In general, a Canadian Permanent Resident must spend 730 days (2 years) inside Canada in order to meet their Canadian residency obligations. However, in certain circumstances a permanent resident may maintain their status even if they are outside Canada and working overseas for a Canadian company. If you need to miss a day of work get a work alibi here. Relevant statutory provisions Section 28(2)(a)(iii) of Immigration & Refugee Protection Act (IRPA) allows PRs to count any day spent “outside Canada employed on a full-time basis by a Canadian business” towards the five-year residency requirement. Section 61 of the Regulations defines a “Canadian business” and “employed on a full-time basis” as follows: Canadian business 61. (1) Subject to subsection (2), for the purposes of subparagraphs 28(2)(a)(iii) and (iv) of the Act and of this section, a Canadian business is: (a) a corporation that is incorporated under the laws of Canada or of a province and that has an ongoing operation in Canada; (b) an enterprise, other than a corporation described in paragraph (a), that has an ongoing operation in Canada and (i) that is capable of generating revenue and is carried on in anticipation of profit, and (ii) in which a majority of voting or ownership interests is held by Canadian citizens, permanent residents, or Canadian businesses as defined in this subsection; or (c) an organization or enterprise created under the laws of Canada or a province. Exclusion (2) For greater certainty, a Canadian business does not include a business that serves primarily to allow a permanent resident to comply with their residency obligation while residing outside Canada. Employment outside Canada (3) For the purposes of subparagraphs 28(2)(a)(iii) and (iv) of the Act, the expression “employed on a full-time basis by a Canadian business or in the public service of Canada or of a province” means, in relation to a permanent resident, that the permanent resident is an employee of, or under contract to provide services to, a Canadian business or the public service of Canada or of a province, and is assigned on a full-time basis as a term of the employment or contract to (a) a position outside Canada; (b) an affiliated enterprise outside Canada; or (c) a client of the Canadian business or the public service outside Canada. General Considerations Individuals should be aware that CIC scrutinizes these types of situations very carefully. Individuals have tried to use these provisions to ‘play’ the system, and CIC is very skeptical and will investigate in detail. Therefore, although it seems straightforward to provide the documents listed on the website, you need to be careful to explore all the relevant issues and document everything. CIC will do its own research which include looking up a person’s professional and social media profiles such as LinkedIn, Facebook and Twitter to see if what they are stating in the application matches what is posted online. It is important to remember that by using this provision, what you are asking CIC to do is to consider the days spent overseas as though they were days spent in Canada. Therefore, CIC applies the test very strictly. This is supposed to be an exception – and not a way for Canadian Permanent Residents to live overseas indefinitely while not losing their status. The purpose of this exception is to allow Canadian Permanent Residents who intend to reside in Canada long-term to accept temporary assignments overseas without jeopardizing their status. Allowing the Canadian Permanent Resident to travel overseas benefits the Canadian company, and therefore the government does not want to discourage Permanent resident from accepting genuine assignments with a strong business case. 1. Is this a qualifying Canadian business? On its face, this requirement seems relatively straightforward. Section 61(1)(a) of the Immigration Regulations defines a Canadian business as “a corporation that is incorporated under the laws of Canada or of a province and that has an ongoing operation in Canada.” However, s. 61(2) adds the important caveat that “a Canadian business does not include a business that serves primarily to allow a permanent resident to comply with their residency obligation while residing outside Canada.” It is not enough to submit a certificate of incorporation for a Canadian business. In order to show that the business has “ongoing operations” in Canada, the following documents should also be submitted:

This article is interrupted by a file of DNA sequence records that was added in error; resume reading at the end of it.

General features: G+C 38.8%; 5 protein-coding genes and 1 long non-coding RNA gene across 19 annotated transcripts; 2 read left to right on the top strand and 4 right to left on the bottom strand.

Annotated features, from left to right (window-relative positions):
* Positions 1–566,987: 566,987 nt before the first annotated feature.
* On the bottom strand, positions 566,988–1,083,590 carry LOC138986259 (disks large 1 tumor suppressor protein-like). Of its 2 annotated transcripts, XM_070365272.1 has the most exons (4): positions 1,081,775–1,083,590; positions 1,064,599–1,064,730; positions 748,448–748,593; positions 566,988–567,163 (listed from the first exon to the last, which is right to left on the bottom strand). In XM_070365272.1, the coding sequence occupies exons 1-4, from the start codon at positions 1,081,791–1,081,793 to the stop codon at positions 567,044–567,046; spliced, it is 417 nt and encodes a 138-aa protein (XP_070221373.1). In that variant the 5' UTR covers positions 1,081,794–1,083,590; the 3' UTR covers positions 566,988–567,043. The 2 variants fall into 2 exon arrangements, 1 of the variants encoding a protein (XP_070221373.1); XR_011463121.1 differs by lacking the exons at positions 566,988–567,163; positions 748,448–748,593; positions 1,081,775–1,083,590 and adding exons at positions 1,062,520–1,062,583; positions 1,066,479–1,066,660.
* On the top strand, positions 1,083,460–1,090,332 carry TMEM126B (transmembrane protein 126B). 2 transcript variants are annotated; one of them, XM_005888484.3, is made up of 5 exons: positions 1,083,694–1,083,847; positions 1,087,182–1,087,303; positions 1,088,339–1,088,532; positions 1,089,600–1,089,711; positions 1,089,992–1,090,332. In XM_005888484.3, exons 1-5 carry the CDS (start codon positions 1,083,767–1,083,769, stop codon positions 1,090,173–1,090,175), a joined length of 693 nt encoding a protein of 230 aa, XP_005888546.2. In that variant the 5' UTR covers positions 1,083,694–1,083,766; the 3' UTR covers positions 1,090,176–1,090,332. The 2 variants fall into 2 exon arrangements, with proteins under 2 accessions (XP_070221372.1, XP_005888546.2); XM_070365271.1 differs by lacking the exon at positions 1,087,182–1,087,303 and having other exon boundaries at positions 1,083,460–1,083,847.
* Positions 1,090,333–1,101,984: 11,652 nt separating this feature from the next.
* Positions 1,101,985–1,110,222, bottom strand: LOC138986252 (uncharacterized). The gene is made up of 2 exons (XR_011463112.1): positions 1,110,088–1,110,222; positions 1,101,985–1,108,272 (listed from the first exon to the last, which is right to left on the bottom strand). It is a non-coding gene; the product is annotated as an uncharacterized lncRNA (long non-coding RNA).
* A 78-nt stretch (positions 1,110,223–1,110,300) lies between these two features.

- The nature of the business in Canada;